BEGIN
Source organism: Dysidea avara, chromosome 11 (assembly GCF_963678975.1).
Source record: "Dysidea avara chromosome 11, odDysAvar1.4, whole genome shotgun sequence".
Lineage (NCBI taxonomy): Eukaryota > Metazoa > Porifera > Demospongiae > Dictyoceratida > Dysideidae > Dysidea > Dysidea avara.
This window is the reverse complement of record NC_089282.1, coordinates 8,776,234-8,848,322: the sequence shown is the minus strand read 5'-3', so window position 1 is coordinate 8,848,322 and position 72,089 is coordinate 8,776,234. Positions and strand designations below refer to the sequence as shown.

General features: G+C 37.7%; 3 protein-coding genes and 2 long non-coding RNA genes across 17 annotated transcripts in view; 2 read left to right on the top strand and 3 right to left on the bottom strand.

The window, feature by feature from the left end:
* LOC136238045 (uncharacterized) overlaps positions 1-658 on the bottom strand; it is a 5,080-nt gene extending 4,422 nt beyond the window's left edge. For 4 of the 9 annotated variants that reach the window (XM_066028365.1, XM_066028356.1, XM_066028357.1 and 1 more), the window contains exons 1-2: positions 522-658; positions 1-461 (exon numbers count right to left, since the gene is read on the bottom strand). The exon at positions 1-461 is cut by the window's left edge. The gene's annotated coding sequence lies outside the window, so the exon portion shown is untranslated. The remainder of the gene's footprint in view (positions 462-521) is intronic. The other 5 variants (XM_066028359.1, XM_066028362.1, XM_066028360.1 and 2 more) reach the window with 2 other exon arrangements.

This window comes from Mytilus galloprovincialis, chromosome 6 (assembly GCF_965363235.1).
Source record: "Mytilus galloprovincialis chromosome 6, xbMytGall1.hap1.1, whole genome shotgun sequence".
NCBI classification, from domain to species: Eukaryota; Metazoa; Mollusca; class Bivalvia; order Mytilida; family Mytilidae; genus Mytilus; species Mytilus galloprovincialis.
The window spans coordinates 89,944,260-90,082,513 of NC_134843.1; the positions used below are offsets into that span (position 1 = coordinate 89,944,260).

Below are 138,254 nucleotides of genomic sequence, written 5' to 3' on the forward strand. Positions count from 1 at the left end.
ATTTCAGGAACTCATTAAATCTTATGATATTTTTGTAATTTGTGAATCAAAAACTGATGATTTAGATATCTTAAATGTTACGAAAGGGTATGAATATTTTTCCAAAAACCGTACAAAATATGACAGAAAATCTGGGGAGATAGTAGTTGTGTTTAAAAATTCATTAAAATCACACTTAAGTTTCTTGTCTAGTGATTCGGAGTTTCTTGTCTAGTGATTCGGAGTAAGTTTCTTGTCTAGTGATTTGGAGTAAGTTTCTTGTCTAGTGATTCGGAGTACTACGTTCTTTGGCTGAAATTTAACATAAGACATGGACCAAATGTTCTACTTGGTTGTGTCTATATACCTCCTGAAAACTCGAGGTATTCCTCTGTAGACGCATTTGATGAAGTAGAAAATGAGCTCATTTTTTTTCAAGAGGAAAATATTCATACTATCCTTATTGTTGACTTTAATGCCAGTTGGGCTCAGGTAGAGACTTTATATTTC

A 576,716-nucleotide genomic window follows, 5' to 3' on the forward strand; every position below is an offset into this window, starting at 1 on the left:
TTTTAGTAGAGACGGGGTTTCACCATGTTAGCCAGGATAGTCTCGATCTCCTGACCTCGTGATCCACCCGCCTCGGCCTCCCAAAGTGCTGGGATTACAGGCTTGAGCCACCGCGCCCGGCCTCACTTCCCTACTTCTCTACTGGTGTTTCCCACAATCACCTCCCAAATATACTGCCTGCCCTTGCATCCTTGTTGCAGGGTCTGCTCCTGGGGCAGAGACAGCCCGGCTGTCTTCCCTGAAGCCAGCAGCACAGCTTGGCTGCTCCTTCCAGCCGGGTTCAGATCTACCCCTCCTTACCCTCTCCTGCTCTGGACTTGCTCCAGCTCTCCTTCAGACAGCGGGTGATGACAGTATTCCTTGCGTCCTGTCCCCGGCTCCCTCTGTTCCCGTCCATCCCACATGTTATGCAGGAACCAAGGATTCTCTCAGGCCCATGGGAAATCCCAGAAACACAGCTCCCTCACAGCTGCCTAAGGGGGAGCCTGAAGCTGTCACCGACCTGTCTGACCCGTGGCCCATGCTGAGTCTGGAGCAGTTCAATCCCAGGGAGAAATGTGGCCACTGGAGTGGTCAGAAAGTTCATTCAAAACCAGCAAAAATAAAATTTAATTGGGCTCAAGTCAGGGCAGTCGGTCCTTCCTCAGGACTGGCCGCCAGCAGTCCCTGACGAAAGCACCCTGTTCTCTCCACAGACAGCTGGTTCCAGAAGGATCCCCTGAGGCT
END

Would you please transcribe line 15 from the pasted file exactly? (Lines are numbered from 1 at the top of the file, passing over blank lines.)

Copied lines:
TTTTAGTAGAGACGGGGTTTCACCATGTTAGCCAGGATAGTCTCGATCTCCTGACCTCGTGATCCACCCGCCTCGGCCTCCCAAAGTGCTGGGATTACAGGCTTGAGCCACCGCGCCCGGCCTCACTTCCCTACTTCTCTACTGGTGTTTCCCACAATCACCTCCCAAATATACTGCCTGCCCTTGCATCCTTGTTGCAGGGTCTGCTCCTGGGGCAGAGACAGCCCGGCTGTCTTCCCTGAAGCCAGCAGCACAGCTTGGCTGCTCCTTCCAGCCGGGTTCAGATCTACCCCTCCTTACCCTCTCCTGCTCTGGACTTGCTCCAGCTCTCCTTCAGACAGCGGGTGATGACAGTATTCCTTGCGTCCTGTCCCCGGCTCCCTCTGTTCCCGTCCATCCCACATGTTATGCAGGAACCAAGGATTCTCTCAGGCCCATGGGAAATCCCAGAAACACAGCTCCCTCACAGCTGCCTAAGGGGGAGCCTGAAGCTGTCACCGACCTGTCTGACCCGTGGCCCATGCTGAGTCTGGAGCAGTTCAATCCCAGGGAGAAATGTGGCCACTGGAGTGGTCAGAAAGTTCATTCAAAACCAGCAAAAATAAAATTTAATTGGGCTCAAGTCAGGGCAGTCGGTCCTTCCTCAGGACTGGCCGCCAGCAGTCCCTGACGAAAGCACCCTGTTCTCTCCACAGACAGCTGGTTCCAGAAGGATCCCCTGAGGCT